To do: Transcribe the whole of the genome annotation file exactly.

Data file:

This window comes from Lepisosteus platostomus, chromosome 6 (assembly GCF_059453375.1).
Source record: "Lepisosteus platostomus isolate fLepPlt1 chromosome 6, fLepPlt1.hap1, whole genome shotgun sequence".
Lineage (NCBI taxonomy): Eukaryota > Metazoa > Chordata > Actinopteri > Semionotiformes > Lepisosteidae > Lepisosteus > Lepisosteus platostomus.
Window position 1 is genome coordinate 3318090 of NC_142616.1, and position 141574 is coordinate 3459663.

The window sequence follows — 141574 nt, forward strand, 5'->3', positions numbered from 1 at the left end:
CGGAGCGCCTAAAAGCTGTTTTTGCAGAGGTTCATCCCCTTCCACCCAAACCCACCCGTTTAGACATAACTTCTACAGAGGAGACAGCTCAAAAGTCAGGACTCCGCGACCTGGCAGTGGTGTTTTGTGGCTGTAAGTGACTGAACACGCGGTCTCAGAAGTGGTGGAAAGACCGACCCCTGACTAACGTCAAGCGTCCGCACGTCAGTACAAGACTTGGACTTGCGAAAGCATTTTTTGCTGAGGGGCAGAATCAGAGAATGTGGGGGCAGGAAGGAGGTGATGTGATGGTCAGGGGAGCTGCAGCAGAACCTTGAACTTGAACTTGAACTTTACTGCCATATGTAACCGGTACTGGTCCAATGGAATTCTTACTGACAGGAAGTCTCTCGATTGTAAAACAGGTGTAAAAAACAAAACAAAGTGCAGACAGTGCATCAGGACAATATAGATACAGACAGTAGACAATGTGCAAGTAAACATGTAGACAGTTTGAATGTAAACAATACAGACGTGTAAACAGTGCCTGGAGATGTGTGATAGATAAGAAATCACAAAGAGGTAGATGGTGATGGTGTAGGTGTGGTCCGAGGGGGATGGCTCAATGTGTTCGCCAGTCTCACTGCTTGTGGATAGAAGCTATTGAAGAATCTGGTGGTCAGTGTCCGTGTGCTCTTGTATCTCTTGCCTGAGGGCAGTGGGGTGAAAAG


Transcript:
This window comes from Lepisosteus platostomus, chromosome 6 (assembly GCF_059453375.1).
Source record: "Lepisosteus platostomus isolate fLepPlt1 chromosome 6, fLepPlt1.hap1, whole genome shotgun sequence".
Lineage (NCBI taxonomy): Eukaryota > Metazoa > Chordata > Actinopteri > Semionotiformes > Lepisosteidae > Lepisosteus > Lepisosteus platostomus.
Window position 1 is genome coordinate 3318090 of NC_142616.1, and position 141574 is coordinate 3459663.

The window sequence follows — 141574 nt, forward strand, 5'->3', positions numbered from 1 at the left end:
CGGAGCGCCTAAAAGCTGTTTTTGCAGAGGTTCATCCCCTTCCACCCAAACCCACCCGTTTAGACATAACTTCTACAGAGGAGACAGCTCAAAAGTCAGGACTCCGCGACCTGGCAGTGGTGTTTTGTGGCTGTAAGTGACTGAACACGCGGTCTCAGAAGTGGTGGAAAGACCGACCCCTGACTAACGTCAAGCGTCCGCACGTCAGTACAAGACTTGGACTTGCGAAAGCATTTTTTGCTGAGGGGCAGAATCAGAGAATGTGGGGGCAGGAAGGAGGTGATGTGATGGTCAGGGGAGCTGCAGCAGAACCTTGAACTTGAACTTGAACTTTACTGCCATATGTAACCGGTACTGGTCCAATGGAATTCTTACTGACAGGAAGTCTCTCGATTGTAAAACAGGTGTAAAAAACAAAACAAAGTGCAGACAGTGCATCAGGACAATATAGATACAGACAGTAGACAATGTGCAAGTAAACATGTAGACAGTTTGAATGTAAACAATACAGACGTGTAAACAGTGCCTGGAGATGTGTGATAGATAAGAAATCACAAAGAGGTAGATGGTGATGGTGTAGGTGTGGTCCGAGGGGGATGGCTCAATGTGTTCGCCAGTCTCACTGCTTGTGGATAGAAGCTATTGAAGAATCTGGTGGTCAGTGTCCGTGTGCTCTTGTATCTCTTGCCTGAGGGCAGTGGGGTGAAAAG